The original gathering of supporters on the west side of the block could peer through blue-screened glass and make out some of what was occurring inside. A male police officer, checking the ID of a young woman, was seen to unnecessarily place his right hand on her left shoulder as she stood quietly, hands at her side. Shortly afterward, she sat briefly on the bare concrete floor, with her legs crossed.

At various points around the entire block smaller groups formed and reformed. Accordion music enlivened one of the gatherings. One occupier was released through a door on the south side of the building. Information had been taken, and a follow-up letter from the police seemed probable.

Eventually two groups concentrated outside the grills enclosing garage openings to north and south at the east end of the block. Police on the scene numbered at least two to three dozen. (At that ratio, each pair of protesters was matched by one officer!)

Inside the garage, police officers milled around and fooled with plastic bags full of personal belongings. One arrestee was left to stand handcuffed for a long while behind the van. An officer at the south entrance said that all occupiers faced two charges, breaking and entering and trespass. Around 7:40 pm the police van left the garage, hauling the arrestees off to the police station.

This reporter then headed for home, ready to unwrap (five layers and long johns) and unwind after walking and standing in subzero conditions since noon.

A report posted by Murray Bush at Vancouver Media Co-op on the same day concluded the story in timely fashion: "All eleven activists were released late in the evening without charges." One of the arrestees reports that the last individual left custody around 9:30 pm.

Conclusion #1: There are no public spaces in Vancouver – at least not for all publics. When McDonalds provides the city's most welcoming venue on a cold winter day, something is getting weird.

Conclusion #2: Back-of-envelope accounting indicates policing costs of at least $15 to $20 thousand to repress tent city activities on February 26. [Update of Feb 28: A person at the scene reports this fact obtained through conversation with police – $80 per hour for a 9 hour shift.] A sustained campaign might make it more financially rewarding for the City of Vancouver to direct resources toward housing rather than policing. (At City Council on the evening of February 17, Geoff Meggs put a price tag of $250 million on housing the homeless. That is about 3% of spending on the Olympics, and about half of the funding so quickly designated to reroof one amphitheatre.)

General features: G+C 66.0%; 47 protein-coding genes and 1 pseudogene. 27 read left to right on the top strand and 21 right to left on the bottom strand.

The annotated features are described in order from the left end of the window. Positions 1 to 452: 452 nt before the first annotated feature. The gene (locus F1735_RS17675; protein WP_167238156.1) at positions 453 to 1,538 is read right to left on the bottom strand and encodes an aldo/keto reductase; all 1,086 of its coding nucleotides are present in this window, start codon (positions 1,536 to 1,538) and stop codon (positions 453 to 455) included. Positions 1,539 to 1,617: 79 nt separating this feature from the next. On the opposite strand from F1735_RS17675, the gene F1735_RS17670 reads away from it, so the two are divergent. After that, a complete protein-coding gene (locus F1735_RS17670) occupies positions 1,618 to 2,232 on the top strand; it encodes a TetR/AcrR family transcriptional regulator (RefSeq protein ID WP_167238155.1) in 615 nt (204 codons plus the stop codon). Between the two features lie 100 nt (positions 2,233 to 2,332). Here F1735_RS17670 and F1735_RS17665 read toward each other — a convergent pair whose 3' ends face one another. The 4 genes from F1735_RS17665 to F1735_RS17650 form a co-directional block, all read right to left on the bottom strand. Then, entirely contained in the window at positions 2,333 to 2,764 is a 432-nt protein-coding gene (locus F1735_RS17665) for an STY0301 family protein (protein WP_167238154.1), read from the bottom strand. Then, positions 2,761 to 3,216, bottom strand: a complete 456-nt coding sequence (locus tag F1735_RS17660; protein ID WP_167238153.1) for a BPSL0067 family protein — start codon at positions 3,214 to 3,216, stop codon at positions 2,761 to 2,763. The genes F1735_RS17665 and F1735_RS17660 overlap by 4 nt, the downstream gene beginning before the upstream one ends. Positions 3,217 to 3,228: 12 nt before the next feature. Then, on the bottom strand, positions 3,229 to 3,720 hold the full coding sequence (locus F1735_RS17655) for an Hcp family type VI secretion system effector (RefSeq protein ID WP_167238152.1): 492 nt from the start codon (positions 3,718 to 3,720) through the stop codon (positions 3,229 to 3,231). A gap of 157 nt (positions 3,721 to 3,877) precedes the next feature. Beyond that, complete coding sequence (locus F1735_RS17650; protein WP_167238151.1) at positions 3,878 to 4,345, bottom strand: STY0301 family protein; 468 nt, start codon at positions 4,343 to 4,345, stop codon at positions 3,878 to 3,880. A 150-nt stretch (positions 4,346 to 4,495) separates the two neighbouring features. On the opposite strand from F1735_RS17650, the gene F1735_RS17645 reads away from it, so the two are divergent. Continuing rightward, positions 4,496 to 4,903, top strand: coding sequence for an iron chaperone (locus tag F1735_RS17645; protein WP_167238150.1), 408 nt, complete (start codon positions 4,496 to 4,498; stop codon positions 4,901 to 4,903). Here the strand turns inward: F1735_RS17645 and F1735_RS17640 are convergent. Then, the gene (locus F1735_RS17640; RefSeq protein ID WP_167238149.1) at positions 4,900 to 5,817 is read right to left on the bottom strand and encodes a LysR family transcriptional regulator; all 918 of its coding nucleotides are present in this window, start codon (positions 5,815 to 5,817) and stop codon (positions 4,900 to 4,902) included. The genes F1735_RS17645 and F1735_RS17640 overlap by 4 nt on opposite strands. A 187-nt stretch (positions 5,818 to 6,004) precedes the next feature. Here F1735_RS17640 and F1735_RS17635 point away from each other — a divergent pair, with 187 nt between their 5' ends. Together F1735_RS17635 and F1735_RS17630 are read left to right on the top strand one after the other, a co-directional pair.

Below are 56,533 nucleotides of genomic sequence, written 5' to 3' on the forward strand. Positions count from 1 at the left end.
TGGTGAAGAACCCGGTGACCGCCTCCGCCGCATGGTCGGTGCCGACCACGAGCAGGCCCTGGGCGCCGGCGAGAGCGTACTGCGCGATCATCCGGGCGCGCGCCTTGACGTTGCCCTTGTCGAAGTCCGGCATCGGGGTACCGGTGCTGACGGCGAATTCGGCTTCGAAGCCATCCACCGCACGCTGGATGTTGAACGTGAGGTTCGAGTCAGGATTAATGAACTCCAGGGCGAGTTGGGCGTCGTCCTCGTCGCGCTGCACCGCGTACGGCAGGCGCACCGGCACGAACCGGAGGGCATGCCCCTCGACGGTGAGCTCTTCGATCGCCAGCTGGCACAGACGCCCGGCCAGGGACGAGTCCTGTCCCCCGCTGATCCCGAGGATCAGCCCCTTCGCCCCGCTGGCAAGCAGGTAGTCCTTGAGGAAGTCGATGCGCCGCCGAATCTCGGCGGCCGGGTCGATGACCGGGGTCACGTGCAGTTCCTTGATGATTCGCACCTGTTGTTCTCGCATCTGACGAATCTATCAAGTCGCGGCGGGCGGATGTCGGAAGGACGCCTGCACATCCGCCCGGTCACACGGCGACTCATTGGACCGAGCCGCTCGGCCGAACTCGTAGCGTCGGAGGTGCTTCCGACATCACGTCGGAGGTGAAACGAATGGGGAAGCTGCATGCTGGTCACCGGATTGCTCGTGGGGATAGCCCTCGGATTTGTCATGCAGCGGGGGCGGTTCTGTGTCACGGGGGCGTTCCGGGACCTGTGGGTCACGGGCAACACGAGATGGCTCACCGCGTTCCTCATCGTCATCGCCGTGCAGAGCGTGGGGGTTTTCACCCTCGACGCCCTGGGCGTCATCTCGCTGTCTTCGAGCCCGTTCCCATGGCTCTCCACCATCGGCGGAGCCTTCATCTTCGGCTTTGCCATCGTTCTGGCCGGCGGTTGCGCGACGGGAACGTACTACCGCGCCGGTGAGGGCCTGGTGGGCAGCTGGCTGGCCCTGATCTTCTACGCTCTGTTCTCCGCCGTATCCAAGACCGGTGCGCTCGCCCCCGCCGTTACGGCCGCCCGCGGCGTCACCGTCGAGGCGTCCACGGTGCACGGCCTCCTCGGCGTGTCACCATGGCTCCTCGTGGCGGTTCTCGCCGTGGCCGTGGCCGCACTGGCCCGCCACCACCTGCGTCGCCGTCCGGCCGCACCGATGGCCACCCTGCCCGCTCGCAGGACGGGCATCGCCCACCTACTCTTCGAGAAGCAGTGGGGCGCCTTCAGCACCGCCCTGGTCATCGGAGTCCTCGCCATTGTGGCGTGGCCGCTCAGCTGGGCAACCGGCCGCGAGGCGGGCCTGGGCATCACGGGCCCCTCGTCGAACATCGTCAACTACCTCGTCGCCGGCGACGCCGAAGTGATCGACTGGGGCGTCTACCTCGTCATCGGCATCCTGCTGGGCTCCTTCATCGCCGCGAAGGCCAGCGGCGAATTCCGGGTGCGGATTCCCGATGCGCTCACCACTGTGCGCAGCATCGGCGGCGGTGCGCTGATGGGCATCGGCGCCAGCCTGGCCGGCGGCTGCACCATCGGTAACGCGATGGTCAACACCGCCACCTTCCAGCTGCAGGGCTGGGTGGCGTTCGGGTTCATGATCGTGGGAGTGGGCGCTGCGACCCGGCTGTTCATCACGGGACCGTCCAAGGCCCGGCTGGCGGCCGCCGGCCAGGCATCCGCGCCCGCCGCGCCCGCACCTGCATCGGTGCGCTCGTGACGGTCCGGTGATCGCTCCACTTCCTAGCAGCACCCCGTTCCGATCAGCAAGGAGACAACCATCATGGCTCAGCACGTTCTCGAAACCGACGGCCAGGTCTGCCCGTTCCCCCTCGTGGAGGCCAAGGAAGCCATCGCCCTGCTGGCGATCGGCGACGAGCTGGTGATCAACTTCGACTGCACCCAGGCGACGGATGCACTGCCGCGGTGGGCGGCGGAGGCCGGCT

Conclusion #3: Vancouver's overarching policy of enforcement looks like KIQ – Keep It Quiet. If the Olympic Village is to look like a safe haven for a tsunami of offshore money, it cannot be tainted by occupation – or even the stigma of repression of occupation. (Recall the Vancouver Police Department criterion for a successful Olympics, as expressed by commanding officer Steve Sweeney: A truly successful staging of the Games would be measured by visitors having no recollection at all of the policing effort.)

[Thanks to Murray Bush for provision of photos. See all of his two photo collections posted on February 26 as Tent Village on the Move and Tent Village Arrests.]

Other Coverage:

Video by Sid Tan: 2011 Olympic Village Tent City

Story with photos by Matthew Van Deventer: The Short Lived Occupation of an Empty Department Store

Personal recollection by arrestee: Working in Immanence

Video by Stephanie Law: Tent City Won't Be Silenced

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Seems obvious that police

Seems obvious that police presence is much less relaxed now that the Olympics are over and the "eyes of the world" are no longer upon us.

What an ordeal. I only got there later in the day, but admire those who stuck it out for the duration and had been there from Hastings street.  Particularly proud of the brave occupiers.  

Homes not Highways are what is needed.  

Feds and Province too!

Thanks to the people who organized this and pulled off a sucessful action in very difficult circumstances!

At the same time as this action was going on, the provincial Liberals were on their phones and computers chosing a new leader. Now we need to put some pressure on the province and feds to come up with funding, and not let up the pressure on the City to come up with the land for 10 sites before the next municipal election.

We need to remember that 10 empty sites would not be much of a victory for the people sleeping out in the snow.

all warfare is based on deception

Good brief account.  One point: the police didn't need to 'over hear' the plan to move to the community center as it was loudly and clearly announced over a megaphone by one of the organizers.  My first thought at that time was: they'll close the center now to deny us access.

On a larger scale the same can be said of the overall action: for months the tent city was advertised as taking place at Olympic Village.  Some people had assumed this was a deception, that another target was planned.  This clearly wasn't the case.

In the history of tent cities in Vancouver, there hasn't been one that i'm aware of that announced its intentions and was successful.  Last year's olympic tent village was promoted as a rally with no mention of a tent village.  Instead, there was a 'secret' plan to occupy the empty lot on Hastings street a the end of the rally.  Mission accomplished.